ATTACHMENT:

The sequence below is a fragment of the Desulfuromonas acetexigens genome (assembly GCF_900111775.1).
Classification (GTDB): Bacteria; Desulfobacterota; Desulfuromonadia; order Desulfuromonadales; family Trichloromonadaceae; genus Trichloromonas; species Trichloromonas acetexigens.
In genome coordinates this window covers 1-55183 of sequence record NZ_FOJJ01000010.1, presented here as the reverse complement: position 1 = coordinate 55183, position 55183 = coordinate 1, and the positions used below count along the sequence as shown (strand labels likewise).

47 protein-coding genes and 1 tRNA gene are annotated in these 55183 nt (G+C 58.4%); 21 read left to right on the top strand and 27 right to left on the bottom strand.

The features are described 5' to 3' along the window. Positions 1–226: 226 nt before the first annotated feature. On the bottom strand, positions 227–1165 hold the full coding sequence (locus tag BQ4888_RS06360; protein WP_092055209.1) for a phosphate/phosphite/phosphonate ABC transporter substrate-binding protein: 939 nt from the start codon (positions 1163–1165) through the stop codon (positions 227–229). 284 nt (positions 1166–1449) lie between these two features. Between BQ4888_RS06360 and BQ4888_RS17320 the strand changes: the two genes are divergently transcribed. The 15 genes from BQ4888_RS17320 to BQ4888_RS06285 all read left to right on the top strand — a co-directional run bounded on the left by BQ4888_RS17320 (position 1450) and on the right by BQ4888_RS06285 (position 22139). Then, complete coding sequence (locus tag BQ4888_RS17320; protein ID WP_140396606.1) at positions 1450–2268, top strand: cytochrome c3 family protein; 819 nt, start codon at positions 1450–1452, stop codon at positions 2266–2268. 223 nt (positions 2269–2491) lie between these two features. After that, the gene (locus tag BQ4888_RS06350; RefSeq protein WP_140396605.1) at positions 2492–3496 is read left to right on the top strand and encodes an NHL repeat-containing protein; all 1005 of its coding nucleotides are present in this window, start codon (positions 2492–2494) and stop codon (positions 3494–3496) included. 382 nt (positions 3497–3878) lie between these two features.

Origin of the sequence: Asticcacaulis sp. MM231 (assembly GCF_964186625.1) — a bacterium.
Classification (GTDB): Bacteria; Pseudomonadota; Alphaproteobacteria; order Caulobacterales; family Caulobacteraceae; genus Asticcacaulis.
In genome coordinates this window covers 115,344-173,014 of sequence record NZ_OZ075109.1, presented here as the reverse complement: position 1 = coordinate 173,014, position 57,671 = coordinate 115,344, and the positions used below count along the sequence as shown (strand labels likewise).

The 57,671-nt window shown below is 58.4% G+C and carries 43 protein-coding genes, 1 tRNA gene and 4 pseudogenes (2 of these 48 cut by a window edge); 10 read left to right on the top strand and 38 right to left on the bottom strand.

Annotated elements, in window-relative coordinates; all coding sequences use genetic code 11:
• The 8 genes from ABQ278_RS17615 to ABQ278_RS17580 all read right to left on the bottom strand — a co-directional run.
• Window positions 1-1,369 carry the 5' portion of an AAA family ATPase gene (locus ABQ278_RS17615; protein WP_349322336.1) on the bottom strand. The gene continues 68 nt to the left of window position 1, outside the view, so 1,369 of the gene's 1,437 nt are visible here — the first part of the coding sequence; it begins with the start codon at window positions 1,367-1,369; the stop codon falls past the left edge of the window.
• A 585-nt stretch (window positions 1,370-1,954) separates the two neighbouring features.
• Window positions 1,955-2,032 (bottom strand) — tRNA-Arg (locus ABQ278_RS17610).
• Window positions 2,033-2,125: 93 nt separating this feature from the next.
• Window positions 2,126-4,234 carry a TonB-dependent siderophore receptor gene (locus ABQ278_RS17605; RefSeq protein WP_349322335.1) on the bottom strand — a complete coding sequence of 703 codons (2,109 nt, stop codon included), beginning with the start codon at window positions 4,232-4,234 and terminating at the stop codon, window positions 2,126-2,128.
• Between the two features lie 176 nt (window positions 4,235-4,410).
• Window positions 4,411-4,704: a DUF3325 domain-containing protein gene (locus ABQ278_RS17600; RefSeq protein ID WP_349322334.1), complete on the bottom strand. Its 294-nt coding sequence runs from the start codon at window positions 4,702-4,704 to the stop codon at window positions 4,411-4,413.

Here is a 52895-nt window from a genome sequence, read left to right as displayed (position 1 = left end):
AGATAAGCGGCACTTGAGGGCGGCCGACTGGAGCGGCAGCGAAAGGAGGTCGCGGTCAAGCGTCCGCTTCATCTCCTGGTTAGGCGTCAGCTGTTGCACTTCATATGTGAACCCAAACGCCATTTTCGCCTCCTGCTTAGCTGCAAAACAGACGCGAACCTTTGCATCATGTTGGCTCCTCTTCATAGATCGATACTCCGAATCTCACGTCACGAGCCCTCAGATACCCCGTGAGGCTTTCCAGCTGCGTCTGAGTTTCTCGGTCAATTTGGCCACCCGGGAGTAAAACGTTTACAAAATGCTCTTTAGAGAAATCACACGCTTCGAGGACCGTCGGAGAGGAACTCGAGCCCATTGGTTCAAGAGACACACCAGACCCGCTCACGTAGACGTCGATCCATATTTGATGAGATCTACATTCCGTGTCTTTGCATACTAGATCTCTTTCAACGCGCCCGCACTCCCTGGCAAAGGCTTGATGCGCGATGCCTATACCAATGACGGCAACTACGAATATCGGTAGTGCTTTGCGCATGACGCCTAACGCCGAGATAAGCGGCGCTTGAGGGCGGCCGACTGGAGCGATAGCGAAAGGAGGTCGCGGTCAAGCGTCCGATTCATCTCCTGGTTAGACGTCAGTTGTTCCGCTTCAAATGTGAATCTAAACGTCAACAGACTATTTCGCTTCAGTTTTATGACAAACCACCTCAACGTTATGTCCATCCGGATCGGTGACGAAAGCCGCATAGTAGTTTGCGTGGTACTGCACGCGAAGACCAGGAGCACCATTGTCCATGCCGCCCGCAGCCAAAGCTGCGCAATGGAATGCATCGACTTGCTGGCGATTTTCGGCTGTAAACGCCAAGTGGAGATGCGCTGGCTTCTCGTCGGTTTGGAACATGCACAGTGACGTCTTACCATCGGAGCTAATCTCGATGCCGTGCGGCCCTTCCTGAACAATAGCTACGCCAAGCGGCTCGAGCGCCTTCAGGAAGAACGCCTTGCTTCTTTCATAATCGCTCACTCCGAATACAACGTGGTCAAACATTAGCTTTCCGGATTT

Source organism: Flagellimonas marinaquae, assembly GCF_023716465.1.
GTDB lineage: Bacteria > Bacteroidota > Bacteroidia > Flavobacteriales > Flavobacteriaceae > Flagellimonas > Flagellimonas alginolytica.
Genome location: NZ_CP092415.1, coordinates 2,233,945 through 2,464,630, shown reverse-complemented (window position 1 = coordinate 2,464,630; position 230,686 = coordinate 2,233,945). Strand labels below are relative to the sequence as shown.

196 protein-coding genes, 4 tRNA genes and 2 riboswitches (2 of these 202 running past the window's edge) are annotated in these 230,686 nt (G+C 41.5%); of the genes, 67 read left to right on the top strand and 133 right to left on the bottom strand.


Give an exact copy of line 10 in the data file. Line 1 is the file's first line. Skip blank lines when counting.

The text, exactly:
Annotated elements, in window-relative coordinates; all coding sequences use genetic code 11: